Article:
This case study allows for exploring theoretical issues raised in the study of money and finance. Two main issues are addressed. The first concerns the connection between the specific kind of knowledge produced by fieldwork-based and interview-based research, and global processes of which financial practices are part. The latter is attentive to contradictions, fragmented meanings and ambivalences, while global processes are usually apprehended through macro-economic categories (be them neo-classic, Keynesian or Marxian) that often appear simplistic and irrelevant in the complexity of everyday life. Yet, these broader frames often inform the kinds of questions that we ask in research, about agency and the politics of monetary distribution. The paper explores the possibility of linking several entries of research: the minutiae of financial operations by financial professionals, career trajectories, organizational and commercial issues for the companies in which the people observed work, financial regulation and global financial flows.

The second question concerns the integration of the financial practices under analysis in global history. The localized meanings of financial practices often connect with long-term imaginaries about money, society, power and justice. This is so in the case studied here, where the constitution of the Chinese nation-state in the last 150 years has been intimately and ambivalently interwoven with global finance. In this light, the constitution of the Chinese nation-state is itself part of broader phenomena that have been unfolding with the constitution and the break-up of the global colonial powers of the 19th century. Current financial imagination is part of this process, and the center-stage that multiple processes subsumed under the concept of “China” have come to occupy in global monetary flows, make the study of cross-border investment within Chinese state borders a very interesting entry to study the transformations of global monetary relations of power in historical perspective.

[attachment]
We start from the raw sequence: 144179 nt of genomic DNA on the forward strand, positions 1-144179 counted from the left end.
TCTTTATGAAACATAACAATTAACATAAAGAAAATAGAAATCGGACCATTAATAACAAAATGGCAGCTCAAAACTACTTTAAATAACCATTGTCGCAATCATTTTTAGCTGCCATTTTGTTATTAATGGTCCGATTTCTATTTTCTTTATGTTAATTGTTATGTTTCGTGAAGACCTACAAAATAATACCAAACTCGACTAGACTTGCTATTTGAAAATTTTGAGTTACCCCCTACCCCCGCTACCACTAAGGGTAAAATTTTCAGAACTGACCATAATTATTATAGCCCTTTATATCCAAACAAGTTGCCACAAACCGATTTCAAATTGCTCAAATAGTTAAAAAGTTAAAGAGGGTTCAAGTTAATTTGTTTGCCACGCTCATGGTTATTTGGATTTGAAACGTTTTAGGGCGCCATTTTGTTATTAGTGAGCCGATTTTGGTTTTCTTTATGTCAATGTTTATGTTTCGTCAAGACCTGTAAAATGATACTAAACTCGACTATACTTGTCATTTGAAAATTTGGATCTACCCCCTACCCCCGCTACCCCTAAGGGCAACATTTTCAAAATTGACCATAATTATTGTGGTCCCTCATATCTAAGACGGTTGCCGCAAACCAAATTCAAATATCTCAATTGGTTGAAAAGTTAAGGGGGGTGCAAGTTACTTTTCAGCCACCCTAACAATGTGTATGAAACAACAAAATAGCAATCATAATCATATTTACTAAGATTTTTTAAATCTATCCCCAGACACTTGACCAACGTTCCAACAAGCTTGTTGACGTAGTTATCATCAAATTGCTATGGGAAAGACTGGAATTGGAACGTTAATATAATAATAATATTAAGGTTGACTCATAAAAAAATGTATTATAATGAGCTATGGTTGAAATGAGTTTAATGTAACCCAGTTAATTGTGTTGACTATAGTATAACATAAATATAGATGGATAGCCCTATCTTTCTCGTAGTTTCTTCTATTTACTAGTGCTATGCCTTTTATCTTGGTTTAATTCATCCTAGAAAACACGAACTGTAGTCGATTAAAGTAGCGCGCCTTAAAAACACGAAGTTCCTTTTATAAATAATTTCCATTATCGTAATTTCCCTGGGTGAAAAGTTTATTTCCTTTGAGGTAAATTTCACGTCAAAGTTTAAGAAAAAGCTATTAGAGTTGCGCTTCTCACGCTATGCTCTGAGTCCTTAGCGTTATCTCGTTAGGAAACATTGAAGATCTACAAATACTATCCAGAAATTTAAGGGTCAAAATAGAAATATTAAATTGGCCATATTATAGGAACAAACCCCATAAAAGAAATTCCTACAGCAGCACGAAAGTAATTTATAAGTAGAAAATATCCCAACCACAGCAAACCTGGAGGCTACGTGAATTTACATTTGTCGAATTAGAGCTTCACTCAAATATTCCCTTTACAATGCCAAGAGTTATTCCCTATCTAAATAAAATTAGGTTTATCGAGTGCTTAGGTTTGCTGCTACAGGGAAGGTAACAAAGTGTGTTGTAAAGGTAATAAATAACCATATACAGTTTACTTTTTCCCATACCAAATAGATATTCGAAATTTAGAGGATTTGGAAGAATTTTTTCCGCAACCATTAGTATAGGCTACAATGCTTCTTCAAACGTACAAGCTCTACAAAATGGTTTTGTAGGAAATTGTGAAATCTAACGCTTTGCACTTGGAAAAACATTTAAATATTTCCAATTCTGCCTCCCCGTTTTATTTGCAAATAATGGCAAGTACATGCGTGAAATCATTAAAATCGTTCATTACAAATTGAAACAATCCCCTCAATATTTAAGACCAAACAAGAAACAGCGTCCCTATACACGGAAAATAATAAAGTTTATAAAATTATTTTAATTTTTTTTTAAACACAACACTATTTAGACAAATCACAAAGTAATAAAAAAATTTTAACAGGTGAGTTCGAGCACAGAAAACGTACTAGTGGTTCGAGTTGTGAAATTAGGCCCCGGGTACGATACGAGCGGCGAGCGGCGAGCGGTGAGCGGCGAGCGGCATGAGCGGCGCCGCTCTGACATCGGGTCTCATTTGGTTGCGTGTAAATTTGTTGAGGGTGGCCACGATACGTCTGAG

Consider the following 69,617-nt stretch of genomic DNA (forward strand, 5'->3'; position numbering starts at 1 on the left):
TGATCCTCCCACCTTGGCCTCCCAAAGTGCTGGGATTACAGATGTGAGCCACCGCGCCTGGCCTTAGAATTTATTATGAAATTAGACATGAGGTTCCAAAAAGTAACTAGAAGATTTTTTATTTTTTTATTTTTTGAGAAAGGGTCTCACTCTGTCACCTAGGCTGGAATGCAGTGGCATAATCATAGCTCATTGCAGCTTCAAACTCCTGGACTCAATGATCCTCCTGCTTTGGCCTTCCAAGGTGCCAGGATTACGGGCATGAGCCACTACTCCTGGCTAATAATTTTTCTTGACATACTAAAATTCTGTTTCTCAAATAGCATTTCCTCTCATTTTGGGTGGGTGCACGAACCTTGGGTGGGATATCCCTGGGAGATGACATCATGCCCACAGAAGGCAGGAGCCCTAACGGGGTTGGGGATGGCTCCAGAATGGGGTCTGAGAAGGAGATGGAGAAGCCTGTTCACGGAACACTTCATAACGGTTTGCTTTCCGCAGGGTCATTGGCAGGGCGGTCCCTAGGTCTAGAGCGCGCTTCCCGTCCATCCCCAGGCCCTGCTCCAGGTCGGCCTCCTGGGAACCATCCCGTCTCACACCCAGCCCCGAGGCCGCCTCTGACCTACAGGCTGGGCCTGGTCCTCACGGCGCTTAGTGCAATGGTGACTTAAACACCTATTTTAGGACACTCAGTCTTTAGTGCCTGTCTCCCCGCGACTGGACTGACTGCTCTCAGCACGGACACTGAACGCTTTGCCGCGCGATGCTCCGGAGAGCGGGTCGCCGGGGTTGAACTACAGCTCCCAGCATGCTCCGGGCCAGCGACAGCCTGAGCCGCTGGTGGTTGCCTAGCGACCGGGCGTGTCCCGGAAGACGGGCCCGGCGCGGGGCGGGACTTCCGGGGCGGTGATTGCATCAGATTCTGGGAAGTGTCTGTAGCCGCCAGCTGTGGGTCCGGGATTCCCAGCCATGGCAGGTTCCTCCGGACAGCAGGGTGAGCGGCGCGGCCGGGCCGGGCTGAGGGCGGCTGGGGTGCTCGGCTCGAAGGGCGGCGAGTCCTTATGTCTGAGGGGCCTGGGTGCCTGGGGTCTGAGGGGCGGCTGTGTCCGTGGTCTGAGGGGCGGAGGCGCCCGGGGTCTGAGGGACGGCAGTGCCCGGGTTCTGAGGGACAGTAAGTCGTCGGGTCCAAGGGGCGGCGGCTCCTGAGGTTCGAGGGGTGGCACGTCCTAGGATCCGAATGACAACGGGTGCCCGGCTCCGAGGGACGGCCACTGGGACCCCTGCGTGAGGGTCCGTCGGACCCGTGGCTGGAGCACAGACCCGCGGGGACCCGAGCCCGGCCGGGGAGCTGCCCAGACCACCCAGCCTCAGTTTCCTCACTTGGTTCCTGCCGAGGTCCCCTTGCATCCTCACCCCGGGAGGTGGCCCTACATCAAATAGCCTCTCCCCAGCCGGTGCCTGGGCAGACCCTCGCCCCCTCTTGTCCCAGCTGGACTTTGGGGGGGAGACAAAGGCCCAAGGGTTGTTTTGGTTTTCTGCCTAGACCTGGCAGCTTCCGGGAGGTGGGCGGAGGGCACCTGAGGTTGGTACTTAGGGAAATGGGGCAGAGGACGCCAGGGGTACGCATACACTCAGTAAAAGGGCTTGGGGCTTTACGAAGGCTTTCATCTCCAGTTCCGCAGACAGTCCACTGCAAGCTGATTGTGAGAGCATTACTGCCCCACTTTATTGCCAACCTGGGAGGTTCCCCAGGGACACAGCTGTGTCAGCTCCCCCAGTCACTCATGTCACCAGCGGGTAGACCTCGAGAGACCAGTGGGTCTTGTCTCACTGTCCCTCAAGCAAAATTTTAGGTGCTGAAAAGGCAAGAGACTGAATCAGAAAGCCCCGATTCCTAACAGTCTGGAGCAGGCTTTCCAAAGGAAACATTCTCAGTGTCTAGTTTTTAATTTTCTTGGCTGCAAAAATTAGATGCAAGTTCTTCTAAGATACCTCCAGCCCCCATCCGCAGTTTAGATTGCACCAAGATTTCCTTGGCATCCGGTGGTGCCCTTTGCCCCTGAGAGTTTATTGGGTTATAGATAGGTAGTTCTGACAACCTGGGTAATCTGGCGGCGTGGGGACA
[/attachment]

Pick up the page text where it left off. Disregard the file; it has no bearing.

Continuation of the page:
The presentation therefore proposes to be reflexive about concepts such as “value”, “investor”, “market”, “state” and the “global”, exploring how these categories are used in multiple and complex was by employees of the financial industry in their everyday practice. The aim of the ongoing research of which this paper presents a preliminary step, is to explore new ways to analyze monetary practices that allow for addressing global inequalities going beyond neo-liberal discourses and their classic Marxian and Keynesian critiques, as well as beyond the distinction between the “West” and “the Rest” or “North” and “South”. To do so, the research uses pragmatist approaches of money and finance such as those developed in different directions by Jane Guyer, Keith Hart, Viviana Zelizer and Bill Maurer.